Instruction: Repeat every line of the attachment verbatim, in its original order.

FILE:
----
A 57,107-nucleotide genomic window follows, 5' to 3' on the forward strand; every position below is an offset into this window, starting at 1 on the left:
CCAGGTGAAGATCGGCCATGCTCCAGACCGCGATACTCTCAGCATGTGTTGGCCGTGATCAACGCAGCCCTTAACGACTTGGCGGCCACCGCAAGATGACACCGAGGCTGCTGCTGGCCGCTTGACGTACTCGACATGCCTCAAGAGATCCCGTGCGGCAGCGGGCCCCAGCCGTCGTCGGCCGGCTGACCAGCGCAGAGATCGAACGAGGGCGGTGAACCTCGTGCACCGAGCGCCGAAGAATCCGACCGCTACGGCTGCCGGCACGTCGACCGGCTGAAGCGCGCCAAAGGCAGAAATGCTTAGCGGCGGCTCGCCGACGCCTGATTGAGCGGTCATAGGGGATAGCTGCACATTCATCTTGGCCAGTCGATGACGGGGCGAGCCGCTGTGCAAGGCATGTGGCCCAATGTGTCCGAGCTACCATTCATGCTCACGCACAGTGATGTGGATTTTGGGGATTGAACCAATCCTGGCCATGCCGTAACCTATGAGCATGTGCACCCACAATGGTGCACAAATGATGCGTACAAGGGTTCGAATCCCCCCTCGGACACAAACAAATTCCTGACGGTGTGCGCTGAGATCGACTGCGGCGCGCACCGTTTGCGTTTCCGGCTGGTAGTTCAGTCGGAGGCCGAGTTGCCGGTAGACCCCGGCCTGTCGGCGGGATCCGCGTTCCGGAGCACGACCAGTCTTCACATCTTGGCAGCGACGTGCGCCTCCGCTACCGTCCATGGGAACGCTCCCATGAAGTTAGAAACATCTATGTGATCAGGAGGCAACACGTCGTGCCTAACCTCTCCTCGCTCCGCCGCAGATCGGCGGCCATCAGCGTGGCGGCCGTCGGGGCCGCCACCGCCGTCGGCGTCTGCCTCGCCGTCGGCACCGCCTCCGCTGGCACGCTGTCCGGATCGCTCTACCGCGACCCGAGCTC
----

A 57,107-nucleotide genomic window follows, 5' to 3' on the forward strand; every position below is an offset into this window, starting at 1 on the left:
CCAGGTGAAGATCGGCCATGCTCCAGACCGCGATACTCTCAGCATGTGTTGGCCGTGATCAACGCAGCCCTTAACGACTTGGCGGCCACCGCAAGATGACACCGAGGCTGCTGCTGGCCGCTTGACGTACTCGACATGCCTCAAGAGATCCCGTGCGGCAGCGGGCCCCAGCCGTCGTCGGCCGGCTGACCAGCGCAGAGATCGAACGAGGGCGGTGAACCTCGTGCACCGAGCGCCGAAGAATCCGACCGCTACGGCTGCCGGCACGTCGACCGGCTGAAGCGCGCCAAAGGCAGAAATGCTTAGCGGCGGCTCGCCGACGCCTGATTGAGCGGTCATAGGGGATAGCTGCACATTCATCTTGGCCAGTCGATGACGGGGCGAGCCGCTGTGCAAGGCATGTGGCCCAATGTGTCCGAGCTACCATTCATGCTCACGCACAGTGATGTGGATTTTGGGGATTGAACCAATCCTGGCCATGCCGTAACCTATGAGCATGTGCACCCACAATGGTGCACAAATGATGCGTACAAGGGTTCGAATCCCCCCTCGGACACAAACAAATTCCTGACGGTGTGCGCTGAGATCGACTGCGGCGCGCACCGTTTGCGTTTCCGGCTGGTAGTTCAGTCGGAGGCCGAGTTGCCGGTAGACCCCGGCCTGTCGGCGGGATCCGCGTTCCGGAGCACGACCAGTCTTCACATCTTGGCAGCGACGTGCGCCTCCGCTACCGTCCATGGGAACGCTCCCATGAAGTTAGAAACATCTATGTGATCAGGAGGCAACACGTCGTGCCTAACCTCTCCTCGCTCCGCCGCAGATCGGCGGCCATCAGCGTGGCGGCCGTCGGGGCCGCCACCGCCGTCGGCGTCTGCCTCGCCGTCGGCACCGCCTCCGCTGGCACGCTGTCCGGATCGCTCTACCGCGACCCGAGCTC